provide a concise two paragraph focusing on the main points discussed in your assigned readings. These are essentially summaries that should also capture the central argument being made. In historical discussions, remember that time perspective and specific examples are critical in the understanding of events.***On YouTube, watch “Second Italo-Ethiopian war documentary [Full]” 1:39:56WWII Impact continued below…Shift in balance of Powers—As the leading powers in the world, and dominant colonial powers in Africa, Britain and France were destroyed by the war. Actually France itself lost its independence to Germany. The USA and USSR emerged as the new super powers and both of them were anti-colonial. This provided a new environment for the Pan-Africanists and African nationalists to push for freedom and independence. African experience in the war—Thousands of African were recruited by the Allies to serve in war. They were trained in new weaponry and they served in the forefront alongside white soldiers. Thus, the war was educational in many respects as it was psychologically liberating to African soldiers who no longer saw whites as invincible. Most of the Africans returned from the war with this attitude, one which became indispensable in the struggle for independence. For example, Ahmad Ben Bella of Algeria, Waruhiu Itote and Bildad Kaggia of Kenya joined the armed struggles and political parties to liberate their countries.United Nations Organization (UNO)– This world body that was formed in San Francisco in October 1945 to replace the defunct League of Nations, adopted a Charter that emphasized the need to respect human rights everywhere. It was an anti-colonial body that actually established several desks and commissions to address human rights issues around the world. It provided a much needed platform for the colonized to air their grievances that threatened to embarrass the colonial powers, pressuring them to embark on reforms. African nationalism benefitted greatly from this organization as African aspirations of freedom found their way to the UN Assembly. The Asian Influence —When the war broke out, the Indian nationalists led by among others M. Gandhi and J. Nehru successfully pressed the British for concessions to have their independence after the war. India gained independence in 1947 and with this the dismantling of the British Empire had begun. Soon, India joined the UNO and British Commonwealth of Nations as an equal member, where it also helped to represent African grievances. Through other bodies such as the Afro-Asian Solidarity since 1950s, Indian nationalists kept regular contacts with African nationalists and encouraged them in their demand for independence. Many African nationalists including, Obafemi Awolowo, Nnamdi Azikiwe, Kwame Nkrumah, Jomo Kenyatta and Nelson Mandela were influenced by India’s nationalists. Actually, Nkrumah’s Positive Action and Mandela’s Defiance Campaign strategies were modelled on Gandhi’s civil disobedience.Chap. 4—The 5th Pan-African Congress This congress was organized by the Pan-African Federation (PAF) that was formed in 1944 in anticipation of the end of the war. This congress was held in 1945 in Manchester, England. The purpose was to deliberate and strategize regarding freedom and independence of Africa and the black world. The congress was presided over by Dubois and Dr. Peter Milliard. It was attended by leading Pan-Africanists such Padmore and Makonnen, and from the African continent Kenyatta, Nkrumah, Kamuzu Banda, Wallace Johnson and Obafemi Awolowo. Basically, all the Pan-African groups we have discussed and new ones, including Workers’ Association of Bermuda, African National Congress of South Africa, and the National Council of Nigeria and Cameroons were represented. This congress was different from the earlier congresses in terms of strategies for attaining freedom:It resolved that the struggle should not be fought in the western capitals but back in the colonial territories. The leadership that was in attendance was asked to return to their individual countries and organize against colonialismIt resolved that colonialism should be fought in every way possible, including the use of force or violenceIt recognized the central role of the trade unions and African war veterans in waging the struggle for freedomThese strategies were adopted by many as Kenyatta returned to Kenya in 1946 and Nkrumah to Gold Coast (Ghana) in 1947 and joined political parties against colonialism.The PAF continued with its pro-independence activities using its paper, the “Pan-African” that had a wide circulation in Africa. This alarmed the colonialists so much that the publication was banned in East Africa. But because of the departure of Pan-African leaders like Kenyatta and Nkrumah to Africa, among other factors PAF began to decline. However, the match towards African independence continued to gain momentum.In French Africa, Leopold Senghor called for greater autonomy within the French Union instead of self-Government. The African Democratic Rally (RDA) of Felix Houphouet-Boigny pressed for the same, i.e., economic, political and social reforms, not independence. This was followed by the passage of the loi Cadre that destroyed RDA and allowed internal autonomy Franco-Phone colonies. But that began to change when French Africans rejected their poor and patronizing treatment as French and demanded freedom.Three important events happened that hastened the independence of Africa and its Pan-African dreams. In 1952, there was a coup or revolution in Egypt led by Gamal A. Nasser and other young military officers against corrupt King Farouk. They were also opposed to the continued presence of British military bases at the Suez Canal. In October the same year, the Mau Mau Rebellion erupted in Kenya against British settler colonialism. And in 1954, the long and bloody Algerian War of independence broke out. Another important event was the convening of the Bandung Conference in April 1955 for Asian and African independent countries. The conference called for an Afro-Asian economic and cultural cooperation, and to also fight against colonialism. Among those at those in attendance were Josef Tito of Yugoslavia, J. Nehru of India, Indonesia’s Sukamo, Nasser and Nkrumah. This Afro-Asian Solidarity played a major in ending colonialism. In 1957, Ghana became the first black African country to achieve independence with Kwame Nkrumah as its leader. Then in 1958, Committee of African Organizations (CAO) was formed in London whose membership spread to African students throughout Europe and USA. Its central aim was African unity as evidenced by its paper “United Africa”. CAO’s members included Simon Kapwepwe, Oliver Tambo, and Isaac Kambona who later became important leaders in their countries’ independence. All Kenyatta, Nkrumah, Kenneth Kaunda, Milton Obote and Hastings Banda gave speeches at the meetings convened by this organization. It would take acrimonious meetings and differences to eventually form the Organization of African Unity (OAU).***On YouTube, watch “Second Italo-Ethiopian war documentary [Full]” 1:39:56WWII Impact continued below…Shift in balance of Powers—As the leading powers in the world, and dominant colonial powers in Africa, Britain and France were destroyed by the war. Actually France itself lost its independence to Germany. The USA and USSR emerged as the new super powers and both of them were anti-colonial. This provided a new environment for the Pan-Africanists and African nationalists to push for freedom and independence. African experience in the war—Thousands of African were recruited by the Allies to serve in war. They were trained in new weaponry and they served in the forefront alongside white soldiers. Thus, the war was educational in many respects as it was psychologically liberating to African soldiers who no longer saw whites as invincible. Most of the Africans returned from the war with this attitude, one which became indispensable in the struggle for independence. For example, Ahmad Ben Bella of Algeria, Waruhiu Itote and Bildad Kaggia of Kenya joined the armed struggles and political parties to liberate their countries.United Nations Organization (UNO)– This world body that was formed in San Francisco in October 1945 to replace the defunct League of Nations, adopted a Charter that emphasized the need to respect human rights everywhere. It was an anti-colonial body that actually established several desks and commissions to address human rights issues around the world. It provided a much needed platform for the colonized to air their grievances that threatened to embarrass the colonial powers, pressuring them to embark on reforms. African nationalism benefitted greatly from this organization as African aspirations of freedom found their way to the UN Assembly. The Asian Influence —When the war broke out, the Indian nationalists led by among others M. Gandhi and J. Nehru successfully pressed the British for concessions to have their independence after the war. India gained independence in 1947 and with this the dismantling of the British Empire had begun. Soon, India joined the UNO and British Commonwealth of Nations as an equal member, where it also helped to represent African grievances. Through other bodies such as the Afro-Asian Solidarity since 1950s, Indian nationalists kept regular contacts with African nationalists and encouraged them in their demand for independence. Many African nationalists including, Obafemi Awolowo, Nnamdi Azikiwe, Kwame Nkrumah, Jomo Kenyatta and Nelson Mandela were influenced by India’s nationalists. Actually, Nkrumah’s Positive Action and Mandela’s Defiance Campaign strategies were modelled on Gandhi’s civil disobedience.Chap. 4—The 5th Pan-African Congress This congress was organized by the Pan-African Federation (PAF) that was formed in 1944 in anticipation of the end of the war. This congress was held in 1945 in Manchester, England. The purpose was to deliberate and strategize regarding freedom and independence of Africa and the black world. The congress was presided over by Dubois and Dr. Peter Milliard. It was attended by leading Pan-Africanists such Padmore and Makonnen, and from the African continent Kenyatta, Nkrumah, Kamuzu Banda, Wallace Johnson and Obafemi Awolowo. Basically, all the Pan-African groups we have discussed and new ones, including Workers’ Association of Bermuda, African National Congress of South Africa, and the National Council of Nigeria and Cameroons were represented. This congress was different from the earlier congresses in terms of strategies for attaining freedom:It resolved that the struggle should not be fought in the western capitals but back in the colonial territories. The leadership that was in attendance was asked to return to their individual countries and organize against colonialismIt resolved that colonialism should be fought in every way possible, including the use of force or violenceIt recognized the central role of the trade unions and African war veterans in waging the struggle for freedomThese strategies were adopted by many as Kenyatta returned to Kenya in 1946 and Nkrumah to Gold Coast (Ghana) in 1947 and joined political parties against colonialism.The PAF continued with its pro-independence activities using its paper, the “Pan-African” that had a wide circulation in Africa. This alarmed the colonialists so much that the publication was banned in East Africa. But because of the departure of Pan-African leaders like Kenyatta and Nkrumah to Africa, among other factors PAF began to decline. However, the match towards African independence continued to gain momentum.In French Africa, Leopold Senghor called for greater autonomy within the French Union instead of self-Government. The African Democratic Rally (RDA) of Felix Houphouet-Boigny pressed for the same, i.e., economic, political and social reforms, not independence. This was followed by the passage of the loi Cadre that destroyed RDA and allowed internal autonomy Franco-Phone colonies. But that began to change when French Africans rejected their poor and patronizing treatment as French and demanded freedom.Three important events happened that hastened the independence of Africa and its Pan-African dreams. In 1952, there was a coup or revolution in Egypt led by Gamal A. Nasser and other young military officers against corrupt King Farouk. They were also opposed to the continued presence of British military bases at the Suez Canal. In October the same year, the Mau Mau Rebellion erupted in Kenya against British settler colonialism. And in 1954, the long and bloody Algerian War of independence broke out. Another important event was the convening of the Bandung Conference in April 1955 for Asian and African independent countries. The conference called for an Afro-Asian economic and cultural cooperation, and to also fight against colonialism. Among those at those in attendance were Josef Tito of Yugoslavia, J. Nehru of India, Indonesia’s Sukamo, Nasser and Nkrumah. This Afro-Asian Solidarity played a major in ending colonialism. In 1957, Ghana became the first black African country to achieve independence with Kwame Nkrumah as its leader. Then in 1958, Committee of African Organizations (CAO) was formed in London whose membership spread to African students throughout Europe and USA. Its central aim was African unity as evidenced by its paper “United Africa”. CAO’s members included Simon Kapwepwe, Oliver Tambo, and Isaac Kambona who later became important leaders in their countries’ independence. All Kenyatta, Nkrumah, Kenneth Kaunda, Milton Obote and Hastings Banda gave speeches at the meetings convened by this organization. It would take acrimonious meetings and differences to eventually form the Organization of African Unity (OAU).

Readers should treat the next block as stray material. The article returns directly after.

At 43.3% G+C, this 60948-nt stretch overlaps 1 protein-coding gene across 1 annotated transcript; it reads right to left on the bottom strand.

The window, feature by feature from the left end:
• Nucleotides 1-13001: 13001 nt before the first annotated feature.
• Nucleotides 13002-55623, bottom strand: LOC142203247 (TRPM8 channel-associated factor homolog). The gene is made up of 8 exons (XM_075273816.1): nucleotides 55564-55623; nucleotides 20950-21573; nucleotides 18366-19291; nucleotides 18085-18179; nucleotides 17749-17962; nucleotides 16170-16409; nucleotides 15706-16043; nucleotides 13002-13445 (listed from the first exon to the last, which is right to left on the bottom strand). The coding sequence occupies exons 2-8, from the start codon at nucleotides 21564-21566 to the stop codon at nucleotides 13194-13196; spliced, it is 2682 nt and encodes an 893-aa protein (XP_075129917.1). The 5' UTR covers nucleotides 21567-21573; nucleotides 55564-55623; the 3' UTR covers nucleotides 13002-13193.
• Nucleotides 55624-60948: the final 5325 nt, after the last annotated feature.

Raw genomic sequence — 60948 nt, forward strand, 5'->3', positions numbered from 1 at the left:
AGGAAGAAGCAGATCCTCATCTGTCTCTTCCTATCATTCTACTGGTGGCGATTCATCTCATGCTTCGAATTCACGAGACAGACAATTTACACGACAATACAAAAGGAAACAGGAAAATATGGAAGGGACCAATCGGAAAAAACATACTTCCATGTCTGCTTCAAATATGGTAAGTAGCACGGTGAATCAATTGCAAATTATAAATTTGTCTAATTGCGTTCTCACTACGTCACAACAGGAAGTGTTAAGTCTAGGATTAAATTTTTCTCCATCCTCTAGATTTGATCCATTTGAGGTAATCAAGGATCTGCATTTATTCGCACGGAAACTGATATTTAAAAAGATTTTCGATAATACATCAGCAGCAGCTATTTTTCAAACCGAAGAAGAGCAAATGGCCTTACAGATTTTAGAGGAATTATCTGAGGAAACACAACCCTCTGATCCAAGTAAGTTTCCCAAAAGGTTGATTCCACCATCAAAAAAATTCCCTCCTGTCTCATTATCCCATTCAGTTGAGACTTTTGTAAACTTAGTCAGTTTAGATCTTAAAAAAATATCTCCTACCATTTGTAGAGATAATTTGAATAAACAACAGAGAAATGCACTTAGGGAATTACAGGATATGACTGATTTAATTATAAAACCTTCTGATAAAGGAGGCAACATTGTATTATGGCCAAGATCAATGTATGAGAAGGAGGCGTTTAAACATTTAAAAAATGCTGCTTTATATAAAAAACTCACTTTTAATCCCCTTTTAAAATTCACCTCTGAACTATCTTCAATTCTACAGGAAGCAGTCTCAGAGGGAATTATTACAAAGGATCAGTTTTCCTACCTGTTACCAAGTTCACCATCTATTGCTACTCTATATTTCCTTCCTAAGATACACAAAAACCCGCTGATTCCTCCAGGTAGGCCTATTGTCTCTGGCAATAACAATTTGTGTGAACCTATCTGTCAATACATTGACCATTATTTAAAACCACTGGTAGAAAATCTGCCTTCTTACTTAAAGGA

watch a youtube video and read the lecture note and write two paragraphs a